As the Chilean saying goes, this New Year arrived with a bread loaf under its arm for the almost 200,000 students that will be attending university for free at the start of the new academic year this March.
The law granting free education to half of the students from the 50% poorest families was approved by both Houses of Parliament on 23 December by 92 votes in favour, two against and one abstention.
“Tuition-free university education will make Chile a more just and supportive country for all,” said President of Chile Michelle Bachelet on December 28 during a breakfast with students who obtained the highest scores in the national university admission test.
Chile’s vocal student movement has been campaigning for an overhaul of the world’s fourth most expensive market-based university system, instituted in 1981 by Pinochet’s military dictatorship, 76% of which was financed by Chilean families.
After signing the new law, Bachelet emphasised that “the fight for free, high-quality education has been given a big boost today, but it is one development and not the end by any means”.
Her political coalition, she promised, will go on fighting so that “eventually we [will] have a truly inclusive educational system, one where an individual’s education will depend on their intelligence and work and not the size of their family’s bank account”.
Her campaign promise was to provide free tuition to students from the 70% poorest families by the end of her term of office in 2018 but Chile’s economic slowdown forced the government to scale it back.
The goal of achieving free higher education for all is also in doubt.
In this first stage, 178,104 students – 27.5% of all university students, with a per capita family income of US$221 per month or less – will study for free, with no academic conditions attached for the duration of their studies if they register in one of 30 universities.
These include the 25 public and traditional private universities that make up the Council of Rectors of Chilean Universities, or CRUCH, plus five private universities funded after 1981 that have four years’ accreditation, are controlled by individuals or not-for-profit entities and applied for free tuition (Alberto Hurtado, Diego Portales, Autónoma, Católica Cardenal Silva Henríquez and Finis Terrae).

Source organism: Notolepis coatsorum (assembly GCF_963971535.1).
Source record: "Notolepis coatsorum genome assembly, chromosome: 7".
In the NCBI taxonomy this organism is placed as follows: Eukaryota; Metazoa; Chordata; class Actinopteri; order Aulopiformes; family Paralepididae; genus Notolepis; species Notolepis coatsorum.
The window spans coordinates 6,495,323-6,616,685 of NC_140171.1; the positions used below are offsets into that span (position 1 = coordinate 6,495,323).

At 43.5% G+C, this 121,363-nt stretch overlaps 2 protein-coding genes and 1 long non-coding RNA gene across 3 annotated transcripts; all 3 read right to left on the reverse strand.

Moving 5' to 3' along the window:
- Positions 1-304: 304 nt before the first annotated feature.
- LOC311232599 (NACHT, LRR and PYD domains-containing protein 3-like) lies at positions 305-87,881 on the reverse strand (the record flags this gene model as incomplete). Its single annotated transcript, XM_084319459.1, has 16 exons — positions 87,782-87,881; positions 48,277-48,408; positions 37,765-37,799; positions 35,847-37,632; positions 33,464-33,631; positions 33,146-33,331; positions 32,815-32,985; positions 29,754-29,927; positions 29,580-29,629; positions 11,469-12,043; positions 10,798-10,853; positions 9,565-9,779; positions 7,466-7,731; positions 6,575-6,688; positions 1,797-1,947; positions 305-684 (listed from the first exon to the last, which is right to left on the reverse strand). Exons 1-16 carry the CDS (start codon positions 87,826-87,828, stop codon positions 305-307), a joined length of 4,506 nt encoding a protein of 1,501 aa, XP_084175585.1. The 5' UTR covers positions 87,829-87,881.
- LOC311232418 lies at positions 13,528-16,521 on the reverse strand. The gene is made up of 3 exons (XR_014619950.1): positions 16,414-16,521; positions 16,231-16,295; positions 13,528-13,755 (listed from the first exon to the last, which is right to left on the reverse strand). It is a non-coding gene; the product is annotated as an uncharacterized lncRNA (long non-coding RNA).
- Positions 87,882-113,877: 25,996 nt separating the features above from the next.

Other four private universities that also qualify will not be joining in. Spokesmen for Los Andes and Adolfo Ibáñez universities said they may do so once the educational reform, now expected to be tabled in Parliament in March, has been approved, hopefully by the end of this year.
An extra reason for excluding themselves is that they would have had to pay out of their own pockets the difference between the reference tuition fee set by the Ministry of Education and their actual fee.
Students without access to free university education will still be able to obtain scholarships and student loans.
Most professional learning institutes (IPs) and technical training centres (CFTs) were excluded (the former offer four-year programmes leading to a professional degree and the latter a technical certificate in areas such as agriculture and business administration after two years of study). They were promised accession in three more years once they become non-profit, however.
In the meantime, students of any of 14 IPs and CFTs that are already not-for-profit will be receiving improved government scholarships.
The road to the free tuition law has been so chequered – on 10 December an earlier version was ruled unconstitutional by the country’s Constitutional Tribunal because it discriminated between public and private universities – that it has pushed back Bachelet’s tabling of the higher education reform proposal, originally promised for 31 December.
Its tabling has been postponed in order to allow for more time to discuss the text with all those concerned, including students, setting out the new institutional and regulatory higher education framework that should last for the next four or five decades.
Discussion has already started about its ruling principles.
Bachelet believes education should become “a social good”. Carlos Peña, the influential rector of private university Diego Portales, says “private and public universities, religious or lay, should go back to being primarily universities that only are such if they are geared towards the public good”.
*This article was corrected on 23 January. The original article said tuition would be free for students from the 50% poorest families. The corrected version says tuition will be free for half of the students from the 50% poorest families.
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